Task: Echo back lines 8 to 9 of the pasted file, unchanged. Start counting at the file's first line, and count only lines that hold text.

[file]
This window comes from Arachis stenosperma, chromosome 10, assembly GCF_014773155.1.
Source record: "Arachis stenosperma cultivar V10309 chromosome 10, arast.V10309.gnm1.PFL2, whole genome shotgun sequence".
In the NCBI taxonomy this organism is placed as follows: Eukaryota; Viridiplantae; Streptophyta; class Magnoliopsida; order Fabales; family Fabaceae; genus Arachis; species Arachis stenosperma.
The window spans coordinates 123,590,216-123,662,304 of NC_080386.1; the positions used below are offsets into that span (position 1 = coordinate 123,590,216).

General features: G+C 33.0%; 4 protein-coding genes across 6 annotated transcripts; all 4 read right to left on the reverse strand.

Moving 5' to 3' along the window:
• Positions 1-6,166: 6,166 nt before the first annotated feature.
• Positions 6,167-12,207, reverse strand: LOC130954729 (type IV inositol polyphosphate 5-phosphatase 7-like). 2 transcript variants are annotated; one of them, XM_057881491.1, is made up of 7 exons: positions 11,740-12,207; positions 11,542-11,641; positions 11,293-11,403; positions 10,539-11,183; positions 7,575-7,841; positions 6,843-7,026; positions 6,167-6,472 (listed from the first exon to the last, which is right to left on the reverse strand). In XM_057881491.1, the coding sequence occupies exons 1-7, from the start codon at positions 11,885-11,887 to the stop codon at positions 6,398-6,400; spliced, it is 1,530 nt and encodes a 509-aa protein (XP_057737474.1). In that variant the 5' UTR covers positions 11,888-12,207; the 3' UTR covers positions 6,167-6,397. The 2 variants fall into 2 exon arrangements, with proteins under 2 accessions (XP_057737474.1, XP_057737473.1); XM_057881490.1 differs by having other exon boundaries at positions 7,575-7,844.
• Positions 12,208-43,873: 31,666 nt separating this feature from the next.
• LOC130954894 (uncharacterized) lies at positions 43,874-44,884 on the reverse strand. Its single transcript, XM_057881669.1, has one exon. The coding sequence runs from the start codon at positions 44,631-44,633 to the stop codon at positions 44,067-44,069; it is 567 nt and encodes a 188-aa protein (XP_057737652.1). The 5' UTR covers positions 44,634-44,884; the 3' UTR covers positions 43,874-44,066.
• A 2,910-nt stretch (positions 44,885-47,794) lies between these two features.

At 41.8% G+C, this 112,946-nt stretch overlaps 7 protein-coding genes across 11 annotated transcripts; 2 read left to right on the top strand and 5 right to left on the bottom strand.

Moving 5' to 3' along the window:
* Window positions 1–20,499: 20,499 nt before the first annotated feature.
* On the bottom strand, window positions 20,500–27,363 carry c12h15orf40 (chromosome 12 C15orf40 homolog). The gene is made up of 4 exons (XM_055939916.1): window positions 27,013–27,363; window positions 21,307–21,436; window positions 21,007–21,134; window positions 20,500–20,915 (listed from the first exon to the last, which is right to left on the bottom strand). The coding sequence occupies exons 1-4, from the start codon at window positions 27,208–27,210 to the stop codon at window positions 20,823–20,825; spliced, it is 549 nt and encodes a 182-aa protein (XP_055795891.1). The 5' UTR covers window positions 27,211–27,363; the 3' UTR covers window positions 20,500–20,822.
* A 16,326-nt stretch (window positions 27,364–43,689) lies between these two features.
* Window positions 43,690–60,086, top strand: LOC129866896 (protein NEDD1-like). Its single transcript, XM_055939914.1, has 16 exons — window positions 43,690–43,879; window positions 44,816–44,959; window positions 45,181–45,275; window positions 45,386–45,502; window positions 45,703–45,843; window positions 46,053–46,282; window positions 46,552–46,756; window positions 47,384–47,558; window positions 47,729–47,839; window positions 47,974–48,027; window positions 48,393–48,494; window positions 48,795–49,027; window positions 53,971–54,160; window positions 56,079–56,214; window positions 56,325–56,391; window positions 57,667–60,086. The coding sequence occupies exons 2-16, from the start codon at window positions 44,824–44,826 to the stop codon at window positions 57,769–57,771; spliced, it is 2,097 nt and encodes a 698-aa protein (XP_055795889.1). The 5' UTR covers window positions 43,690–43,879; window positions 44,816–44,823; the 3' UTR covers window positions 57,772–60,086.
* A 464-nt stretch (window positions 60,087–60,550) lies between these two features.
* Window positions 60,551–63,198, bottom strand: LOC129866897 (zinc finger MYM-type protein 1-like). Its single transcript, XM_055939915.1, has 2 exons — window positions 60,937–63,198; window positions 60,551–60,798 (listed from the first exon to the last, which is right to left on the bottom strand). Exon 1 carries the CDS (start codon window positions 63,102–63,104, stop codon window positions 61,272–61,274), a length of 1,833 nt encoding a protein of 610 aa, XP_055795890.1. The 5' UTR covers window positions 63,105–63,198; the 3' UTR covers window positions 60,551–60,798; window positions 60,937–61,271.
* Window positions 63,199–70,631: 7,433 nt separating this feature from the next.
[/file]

• Positions 6,167-12,207, reverse strand: LOC130954729 (type IV inositol polyphosphate 5-phosphatase 7-like). 2 transcript variants are annotated; one of them, XM_057881491.1, is made up of 7 exons: positions 11,740-12,207; positions 11,542-11,641; positions 11,293-11,403; positions 10,539-11,183; positions 7,575-7,841; positions 6,843-7,026; positions 6,167-6,472 (listed from the first exon to the last, which is right to left on the reverse strand). In XM_057881491.1, the coding sequence occupies exons 1-7, from the start codon at positions 11,885-11,887 to the stop codon at positions 6,398-6,400; spliced, it is 1,530 nt and encodes a 509-aa protein (XP_057737474.1). In that variant the 5' UTR covers positions 11,888-12,207; the 3' UTR covers positions 6,167-6,397. The 2 variants fall into 2 exon arrangements, with proteins under 2 accessions (XP_057737474.1, XP_057737473.1); XM_057881490.1 differs by having other exon boundaries at positions 7,575-7,844.
• Positions 12,208-43,873: 31,666 nt separating this feature from the next.